Question Type 5: “Wh- / How Often” Questions

This question type is very common in IELTS speaking test Part One. Look at the following examples:

  • How often do you go to the cinema?
  • At what time of day do you usually read?
  • Where do you usually buy your clothes?
  • Who do you spend your weekends with?
  • When do you listen to music?

The problem with these questions is that many candidates give very direct “information-focused” responses. It is quite common for candidates to respond to these questions in the following way:

  • Maybe once a week.
  • In the evenings before I sleep.
  • In New World Department store.
  • My parents or my friends.
  • At weekends and in the evenings.

As we have discovered, it is almost impossible to achieve a high score with this style of answer. The key to these questions is to answer the question with two or three different responses. Example:

“How often do you go to the cinema?”

“Well to be honest, I think I would have to say that it really depends. Like for instance, if I have the money, then it‘s quite possible that I will watch a movie in the cinema, two or three times a month. You know cinema tickets are pretty pricey in China. Whereas in contrast, if I’m broke, it‘s more likely that I watch movies at home on DVD: you probably know that DVDs are quite cheap here, especially compared to the price of a cinema ticket.”

The key to the answer is the structure “it depends”. If you use this, you can produce a “situational contrast” which allows you to use contrast language (linking words).

The first step is too select an opening phrase:

  • Well to be honest…
  • Well in truth…
  • Actually to be fair…
  • Well in all fairness…
  • In actual fact…
  • In fact, in all honesty…

Now select a “depends” phrase:

  • …I think I would have to say that it really depends.
  • …I suppose I would have to maintain that it kind of depends really.
  • …I imagine that it would depend on the situation.
  • …I guess my answer would be determined by different conditions.

Now select a linking phrase:

  • Like for instance…
  • More precisely like…
  • Like more specifically…
  • Like, to be more direct…
  • You know like, to be exact…

Notice that all of these linking phrases include the word “like”. In these structures “like” is a conjunction used as a meaningless filler word. This is very typical of informal native-speaker English.

It is important to get the next step exactly right. The success of this structure relies on the following conditional grammar structure:

Select one of the following:

  • If (situation A)… then I will most likely…
  • If (situation A)… then it’s quite possible than I will…
  • If (situation A)… then as a consequence I will probably…
  • If (situation A)… then I guess it’s quite likely that I will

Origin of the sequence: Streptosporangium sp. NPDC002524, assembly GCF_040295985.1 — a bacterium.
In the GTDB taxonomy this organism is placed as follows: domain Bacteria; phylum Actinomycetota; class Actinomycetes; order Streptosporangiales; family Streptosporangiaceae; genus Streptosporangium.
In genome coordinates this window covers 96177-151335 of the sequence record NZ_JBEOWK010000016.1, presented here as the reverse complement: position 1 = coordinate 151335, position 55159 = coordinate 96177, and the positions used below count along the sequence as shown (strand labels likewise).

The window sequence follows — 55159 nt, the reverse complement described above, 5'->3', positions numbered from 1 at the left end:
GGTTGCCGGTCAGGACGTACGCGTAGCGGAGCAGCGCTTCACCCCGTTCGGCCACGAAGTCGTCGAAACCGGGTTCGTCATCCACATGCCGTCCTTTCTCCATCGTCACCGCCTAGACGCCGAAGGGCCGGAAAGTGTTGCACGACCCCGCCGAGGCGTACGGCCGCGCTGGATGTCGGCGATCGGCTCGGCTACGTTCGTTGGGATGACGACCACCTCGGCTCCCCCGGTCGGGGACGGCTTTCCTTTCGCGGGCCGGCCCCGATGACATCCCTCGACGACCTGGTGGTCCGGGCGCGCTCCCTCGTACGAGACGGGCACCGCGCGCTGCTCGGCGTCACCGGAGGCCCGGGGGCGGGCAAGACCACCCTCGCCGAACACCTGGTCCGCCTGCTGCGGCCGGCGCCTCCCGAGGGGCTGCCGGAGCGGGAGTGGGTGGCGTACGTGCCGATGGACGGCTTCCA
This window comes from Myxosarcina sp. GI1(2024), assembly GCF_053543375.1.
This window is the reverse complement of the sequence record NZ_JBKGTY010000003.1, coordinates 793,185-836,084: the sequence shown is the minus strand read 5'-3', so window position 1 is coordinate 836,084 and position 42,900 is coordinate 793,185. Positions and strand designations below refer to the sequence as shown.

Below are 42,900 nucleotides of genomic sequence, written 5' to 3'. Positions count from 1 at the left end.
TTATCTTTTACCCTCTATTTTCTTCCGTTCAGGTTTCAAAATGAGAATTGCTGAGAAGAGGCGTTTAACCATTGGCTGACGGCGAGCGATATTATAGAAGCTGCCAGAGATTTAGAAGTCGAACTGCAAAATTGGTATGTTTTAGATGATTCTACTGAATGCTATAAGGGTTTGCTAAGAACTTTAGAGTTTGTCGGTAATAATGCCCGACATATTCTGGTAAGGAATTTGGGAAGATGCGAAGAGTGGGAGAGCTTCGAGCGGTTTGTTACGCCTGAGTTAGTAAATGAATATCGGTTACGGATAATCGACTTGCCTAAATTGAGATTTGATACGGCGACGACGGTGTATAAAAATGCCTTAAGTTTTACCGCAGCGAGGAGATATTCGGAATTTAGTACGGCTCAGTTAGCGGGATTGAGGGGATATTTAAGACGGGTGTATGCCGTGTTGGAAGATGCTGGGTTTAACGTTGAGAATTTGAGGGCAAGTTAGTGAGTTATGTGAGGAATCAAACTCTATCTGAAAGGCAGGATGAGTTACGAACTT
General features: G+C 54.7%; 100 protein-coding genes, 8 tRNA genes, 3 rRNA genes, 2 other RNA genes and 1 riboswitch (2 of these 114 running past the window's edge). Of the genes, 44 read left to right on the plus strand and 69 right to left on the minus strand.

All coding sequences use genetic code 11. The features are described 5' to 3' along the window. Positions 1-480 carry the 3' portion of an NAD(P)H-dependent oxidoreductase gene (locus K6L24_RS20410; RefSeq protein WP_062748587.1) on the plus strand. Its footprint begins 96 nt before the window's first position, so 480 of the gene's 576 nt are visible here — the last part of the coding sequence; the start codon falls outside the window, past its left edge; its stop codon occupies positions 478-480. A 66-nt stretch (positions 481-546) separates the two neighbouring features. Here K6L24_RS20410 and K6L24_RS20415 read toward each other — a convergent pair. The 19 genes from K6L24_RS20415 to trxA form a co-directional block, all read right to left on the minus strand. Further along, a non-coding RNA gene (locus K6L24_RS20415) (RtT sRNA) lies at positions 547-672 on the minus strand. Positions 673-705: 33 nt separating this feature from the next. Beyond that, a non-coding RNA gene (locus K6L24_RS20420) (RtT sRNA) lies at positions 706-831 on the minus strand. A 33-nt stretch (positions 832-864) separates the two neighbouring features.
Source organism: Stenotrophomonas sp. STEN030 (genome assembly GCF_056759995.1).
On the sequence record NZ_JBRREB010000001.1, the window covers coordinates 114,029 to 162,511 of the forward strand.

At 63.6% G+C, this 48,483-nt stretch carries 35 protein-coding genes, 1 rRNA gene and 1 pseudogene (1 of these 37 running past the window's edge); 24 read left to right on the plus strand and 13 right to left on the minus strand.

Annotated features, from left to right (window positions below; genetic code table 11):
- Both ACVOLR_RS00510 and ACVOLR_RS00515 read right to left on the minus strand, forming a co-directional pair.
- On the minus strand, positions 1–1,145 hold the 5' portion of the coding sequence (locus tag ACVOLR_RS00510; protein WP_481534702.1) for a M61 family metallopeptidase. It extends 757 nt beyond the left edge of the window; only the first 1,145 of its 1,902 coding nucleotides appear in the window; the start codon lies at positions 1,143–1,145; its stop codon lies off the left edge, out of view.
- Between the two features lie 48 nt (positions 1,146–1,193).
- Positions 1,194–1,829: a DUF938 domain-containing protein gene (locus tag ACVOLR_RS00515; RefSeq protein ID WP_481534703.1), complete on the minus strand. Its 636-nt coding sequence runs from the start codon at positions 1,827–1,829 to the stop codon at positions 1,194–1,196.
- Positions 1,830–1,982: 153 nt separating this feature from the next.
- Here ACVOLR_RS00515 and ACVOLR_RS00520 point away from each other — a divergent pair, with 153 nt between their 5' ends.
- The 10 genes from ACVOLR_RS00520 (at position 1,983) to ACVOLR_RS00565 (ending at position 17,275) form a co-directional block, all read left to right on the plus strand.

Your answer is going to compare two different situations or conditions. These can be quite flexible. Here are some possible ideas to use:


Situation A Situation B
Weekdays Weekends
Summer Winter
Good weather Bad weather
Term time School holidays
If I’m alone… If I’m with friends
If I’ve got a lot of time… If I’m fairly busy…

So the opening sentence might be:

“Well in all fairness, I imagine that it would depend on the situation. Like for instance, if (situation A)… then I will most likely… so / because / in fact…”

Answer the following question, introducing one situation. (Develop the situation using a complex structure.)

“How much time do you spend listening to music?”

(If possible try to avoid repeating the question vocabulary “listening to music”.) Now you can compare situation A with situation B. Add a compare linking phrase:

  • Whereas in contrast…
  • Though, at the same time…
  • Whereas on the other hand…
  • While, oppositely…

Select one of the following:

  • If (situation B)… then it’s more likely that I’ll…
  • If (situation B)… then it‘s almost certain that I will…
  • If (situation B)… then I will almost always…
  • If (situation B)… then I will most certainly…

Remember to develop situation B with a complex structure.

Now answer the following questions using the fully developed structure for two situations. (If you want to give a
longer response you could even introduce a third situation.)

  • How often do you go to the cinema?
  • Where do you usually go shopping?
  • When do you usually read?
  • At what time of day do you usually listen to music?
  • Who do you spend your evenings with?
  • When you go out in the evenings, what do you usually do?
  • How often do you play sports?
  • How often do you eat out in restaurants?

Summary of “Wh- / How often” Questions

If you follow the example structure, make sure that you choose two situations that are very different. It is easier to contrast two clearly different situations.

Make sure that you use “if” and “will” for both situations. This is a fairly complex grammar structure but it is easy to construct accurately. This type of answer directly influences the “Grammar” score and the “Fluency” score in your speaking lest.

Bình Luận